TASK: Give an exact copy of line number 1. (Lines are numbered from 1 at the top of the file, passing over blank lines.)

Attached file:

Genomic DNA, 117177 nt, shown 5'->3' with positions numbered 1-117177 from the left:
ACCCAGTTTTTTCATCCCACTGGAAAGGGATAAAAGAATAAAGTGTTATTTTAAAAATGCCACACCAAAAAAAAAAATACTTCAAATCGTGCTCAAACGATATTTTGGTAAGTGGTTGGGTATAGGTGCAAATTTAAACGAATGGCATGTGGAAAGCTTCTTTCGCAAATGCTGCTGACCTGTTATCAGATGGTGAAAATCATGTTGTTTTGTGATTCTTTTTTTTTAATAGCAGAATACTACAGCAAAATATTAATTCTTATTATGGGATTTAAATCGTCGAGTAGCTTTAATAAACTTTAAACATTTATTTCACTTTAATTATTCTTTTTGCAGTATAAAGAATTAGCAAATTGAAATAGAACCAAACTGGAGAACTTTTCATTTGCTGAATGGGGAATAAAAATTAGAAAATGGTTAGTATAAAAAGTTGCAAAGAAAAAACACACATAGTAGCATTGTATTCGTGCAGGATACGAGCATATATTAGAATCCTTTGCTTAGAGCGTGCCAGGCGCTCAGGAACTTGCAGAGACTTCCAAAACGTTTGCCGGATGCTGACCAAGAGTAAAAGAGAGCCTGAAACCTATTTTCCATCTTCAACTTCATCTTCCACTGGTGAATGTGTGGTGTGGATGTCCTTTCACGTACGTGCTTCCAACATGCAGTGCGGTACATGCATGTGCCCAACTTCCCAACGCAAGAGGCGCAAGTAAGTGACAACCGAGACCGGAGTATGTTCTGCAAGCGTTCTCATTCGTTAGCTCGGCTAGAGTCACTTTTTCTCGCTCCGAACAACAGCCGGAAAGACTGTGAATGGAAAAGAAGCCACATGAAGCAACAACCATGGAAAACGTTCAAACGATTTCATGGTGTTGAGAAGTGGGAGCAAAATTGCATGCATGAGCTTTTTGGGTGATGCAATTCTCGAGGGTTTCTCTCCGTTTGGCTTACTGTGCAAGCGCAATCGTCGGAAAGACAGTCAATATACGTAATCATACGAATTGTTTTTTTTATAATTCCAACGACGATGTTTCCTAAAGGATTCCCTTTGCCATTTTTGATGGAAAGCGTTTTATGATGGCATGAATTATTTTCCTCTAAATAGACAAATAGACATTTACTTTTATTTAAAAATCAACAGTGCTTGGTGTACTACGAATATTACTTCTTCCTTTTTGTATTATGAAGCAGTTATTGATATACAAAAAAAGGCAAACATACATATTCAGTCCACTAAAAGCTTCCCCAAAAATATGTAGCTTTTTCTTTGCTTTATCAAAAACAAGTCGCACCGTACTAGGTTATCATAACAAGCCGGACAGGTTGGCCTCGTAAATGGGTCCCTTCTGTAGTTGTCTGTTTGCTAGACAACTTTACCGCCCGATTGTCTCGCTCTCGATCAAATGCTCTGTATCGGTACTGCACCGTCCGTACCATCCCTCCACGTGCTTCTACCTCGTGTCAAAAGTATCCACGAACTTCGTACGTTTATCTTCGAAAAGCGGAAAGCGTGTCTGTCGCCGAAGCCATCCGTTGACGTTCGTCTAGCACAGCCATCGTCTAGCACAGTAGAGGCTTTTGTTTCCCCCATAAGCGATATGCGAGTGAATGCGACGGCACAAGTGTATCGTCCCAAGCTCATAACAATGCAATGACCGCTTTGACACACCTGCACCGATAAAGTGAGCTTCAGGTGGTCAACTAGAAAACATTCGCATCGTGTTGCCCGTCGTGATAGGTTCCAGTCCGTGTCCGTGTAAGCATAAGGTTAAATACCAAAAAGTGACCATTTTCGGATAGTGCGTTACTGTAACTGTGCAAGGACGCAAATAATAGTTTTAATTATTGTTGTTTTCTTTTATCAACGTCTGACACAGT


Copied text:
Genomic DNA, 117177 nt, shown 5'->3' with positions numbered 1-117177 from the left: